What the UK government’s Brexit deal defeat means for trademark owners
- UK prime minister Theresa May loses vote on her Brexit deal by significant margin
- Result could put UK trademark owners “back at square one”, says CITMA president
- Hope is more clarification will come by next week, says leading IP expert
The UK government suffered a catastrophic defeat last night after the House of Commons firmly rejected its withdrawal agreement with the European Union. The result creates renewed uncertainty for trademark owners, with the president of the UK’s Chartered Institute of Trade Mark Attorneys (CITMA) claiming rights holders are “pretty much back at square one” – although other experts suggest trademark rights will be protected no matter how the political cards fall.
In what was described as one of the most important votes in decades, UK MPs decided by 432 votes to 202 to reject prime minister Theresa May’s Brexit deal which set out the terms of the UK’s exit from the EU on March 29 2019. The defeat was a significant blow for May, who has spent two years negotiating with the EU for this deal, which now looks dead in the water. There are now only 72 days to go before the UK is due to leave the EU – and only three options remain likely: (1) an extension to allow a renegotiation of the withdrawal agreement (a prospect deemed unlikely by the European Parliament's Brexit coordinator this morning); (2) a second referendum (an option that could not happen before March 29); (3) or a no-deal Brexit (an option seen by most MPs as too much of a risk to UK industries and jobs).
For trademark owners, then, significant question marks remain. According to Tania Clark, partner and trademark attorney at Withers & Rogers, president of CITMA and an advisor to the UK government, the events of yesterday have put UK rights holders “in a difficult position”, because “we are pretty much back at square one”. She expands: “There is now no certainty about what happens tomorrow, let alone on 29 March 2019. UK businesses that own EU trademarks, registered community designs and unregistered designs can no longer rely on having a transition period in which to make the necessary adjustments to their IP portfolios.”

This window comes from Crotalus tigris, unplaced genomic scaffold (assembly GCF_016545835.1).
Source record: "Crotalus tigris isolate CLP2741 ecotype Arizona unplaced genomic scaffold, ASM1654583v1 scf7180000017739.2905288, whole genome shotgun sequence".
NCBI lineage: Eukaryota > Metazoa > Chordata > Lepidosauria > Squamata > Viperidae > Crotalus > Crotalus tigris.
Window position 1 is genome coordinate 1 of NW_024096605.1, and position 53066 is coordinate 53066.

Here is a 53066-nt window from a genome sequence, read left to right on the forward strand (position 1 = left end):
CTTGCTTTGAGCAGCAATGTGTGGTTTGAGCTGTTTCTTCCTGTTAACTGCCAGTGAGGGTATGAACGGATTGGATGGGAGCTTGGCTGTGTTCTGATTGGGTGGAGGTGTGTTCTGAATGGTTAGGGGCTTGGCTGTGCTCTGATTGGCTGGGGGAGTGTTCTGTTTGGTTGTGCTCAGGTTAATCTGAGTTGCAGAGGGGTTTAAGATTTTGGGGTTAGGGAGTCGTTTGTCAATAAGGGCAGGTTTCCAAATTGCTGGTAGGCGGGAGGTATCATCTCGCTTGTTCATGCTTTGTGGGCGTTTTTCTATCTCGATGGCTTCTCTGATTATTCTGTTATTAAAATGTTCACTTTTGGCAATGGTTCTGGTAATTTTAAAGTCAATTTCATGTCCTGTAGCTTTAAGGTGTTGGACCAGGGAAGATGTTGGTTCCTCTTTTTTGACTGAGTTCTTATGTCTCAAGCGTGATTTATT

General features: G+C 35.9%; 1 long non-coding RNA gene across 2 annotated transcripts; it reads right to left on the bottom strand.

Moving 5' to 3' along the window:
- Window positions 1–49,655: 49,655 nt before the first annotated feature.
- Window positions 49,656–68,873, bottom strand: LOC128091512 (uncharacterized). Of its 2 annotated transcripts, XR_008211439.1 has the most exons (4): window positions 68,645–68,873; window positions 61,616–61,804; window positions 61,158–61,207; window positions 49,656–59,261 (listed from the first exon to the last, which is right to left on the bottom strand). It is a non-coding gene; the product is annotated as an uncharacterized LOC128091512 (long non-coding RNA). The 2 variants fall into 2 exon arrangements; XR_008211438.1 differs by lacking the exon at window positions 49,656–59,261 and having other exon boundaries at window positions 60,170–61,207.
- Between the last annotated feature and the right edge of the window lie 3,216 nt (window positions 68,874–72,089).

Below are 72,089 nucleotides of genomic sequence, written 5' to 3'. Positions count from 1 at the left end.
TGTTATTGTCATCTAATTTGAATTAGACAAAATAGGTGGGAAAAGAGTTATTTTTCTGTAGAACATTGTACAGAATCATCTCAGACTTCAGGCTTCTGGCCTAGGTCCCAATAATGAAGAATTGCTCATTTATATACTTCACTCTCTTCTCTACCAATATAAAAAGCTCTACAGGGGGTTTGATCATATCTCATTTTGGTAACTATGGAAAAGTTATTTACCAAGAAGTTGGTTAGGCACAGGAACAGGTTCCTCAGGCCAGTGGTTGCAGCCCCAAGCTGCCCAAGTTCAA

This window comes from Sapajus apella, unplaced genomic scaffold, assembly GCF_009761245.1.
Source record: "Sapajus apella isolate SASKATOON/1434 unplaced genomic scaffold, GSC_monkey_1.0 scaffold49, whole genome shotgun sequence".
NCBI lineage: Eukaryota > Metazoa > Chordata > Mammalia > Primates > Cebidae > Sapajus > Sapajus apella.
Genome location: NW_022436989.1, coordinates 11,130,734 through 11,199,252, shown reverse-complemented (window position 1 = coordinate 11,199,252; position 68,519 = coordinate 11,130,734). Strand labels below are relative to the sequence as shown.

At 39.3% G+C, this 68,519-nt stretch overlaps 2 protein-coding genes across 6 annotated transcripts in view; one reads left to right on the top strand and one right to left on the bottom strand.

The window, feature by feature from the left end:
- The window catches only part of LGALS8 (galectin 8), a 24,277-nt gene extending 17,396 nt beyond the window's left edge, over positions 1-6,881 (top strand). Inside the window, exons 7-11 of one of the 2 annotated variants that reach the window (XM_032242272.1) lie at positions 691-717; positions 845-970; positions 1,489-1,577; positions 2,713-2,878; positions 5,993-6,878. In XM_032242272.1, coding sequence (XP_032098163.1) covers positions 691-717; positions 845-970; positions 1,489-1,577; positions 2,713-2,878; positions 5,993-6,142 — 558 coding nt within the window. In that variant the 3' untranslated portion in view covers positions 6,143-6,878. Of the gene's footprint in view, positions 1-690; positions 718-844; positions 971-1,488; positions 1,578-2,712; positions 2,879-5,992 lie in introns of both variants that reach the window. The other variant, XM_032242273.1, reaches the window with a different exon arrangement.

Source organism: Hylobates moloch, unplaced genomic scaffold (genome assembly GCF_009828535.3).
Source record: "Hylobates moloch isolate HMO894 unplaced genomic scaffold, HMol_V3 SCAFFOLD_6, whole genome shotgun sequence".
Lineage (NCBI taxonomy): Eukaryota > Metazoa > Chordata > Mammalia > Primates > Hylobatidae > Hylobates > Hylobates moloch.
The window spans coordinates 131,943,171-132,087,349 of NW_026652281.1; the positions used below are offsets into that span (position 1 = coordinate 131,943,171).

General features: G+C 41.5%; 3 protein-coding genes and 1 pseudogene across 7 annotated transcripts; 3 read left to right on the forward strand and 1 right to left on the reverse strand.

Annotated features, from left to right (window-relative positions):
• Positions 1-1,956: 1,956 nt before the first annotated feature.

Particularly affected by yesterday’s vote are those with pending trademark and design registrations, she adds, who may face a more expensive route to secure effective protection. “To block any attempts to erode their market position in the immediate aftermath of Brexit, they may now need to consider filing in the EU and UK separately,” she notes. “The cost of this ‘double filing’ is obviously one that companies would have hoped to avoid, but there is now a significant risk that filing in the EU only could leave them without protection in the UK marketplace in the event of a hard Brexit.”
There are, however, other perspectives on what yesterday’s vote means for rights holders. Chris McLeod, partner and trademark attorney at Elkington + Fife in London, tells WTR that some key issues are cemented down and that should come as a relief to brand owners. “We have a degree of certainty already from the UK government’s confirmation that EU registered rights will be transposed onto the UK registers,” he says. “However, I think that perhaps by Monday we will be more likely to know if we are heading for a suspension or extension of the 29 March 2019 date or indeed for an EEA or Canada arrangement.”
This view is echoed by Lee Curtis, a trademark attorney at UK IP firm HGF. “Personally, I do not think the vote has changed anything in a significant way,” he claims. “Whether there is a deal or a no-deal is in the hands of the political gods. However, what is certain is that corresponding EU trademark rights will be cloned in the UK whether there is a deal or no deal.”
Looking ahead, Curtis suggests that a no-deal is now “slightly more likely” today than it was previously, meaning the ‘cloning provisions’ could come into force from March 29 rather than within a transition period. On the flip-side, he adds that an extension delaying Brexit is also now more likely. “As ever, politics will impact timings but trademark rights will be protected whatever way the political cards fall,” he concludes.
While that may be true, CITMA president Clark is adamant that “whatever happens next, a cliff-edge scenario must be avoided at all costs”. Yesterday’s vote has certainly thickened the fog when it comes to the future implications of Brexit. For trademark owners, the hope is that a clear path will soon emerge in terms of obtaining and protecting their rights in the UK and EU in the weeks, months and years ahead.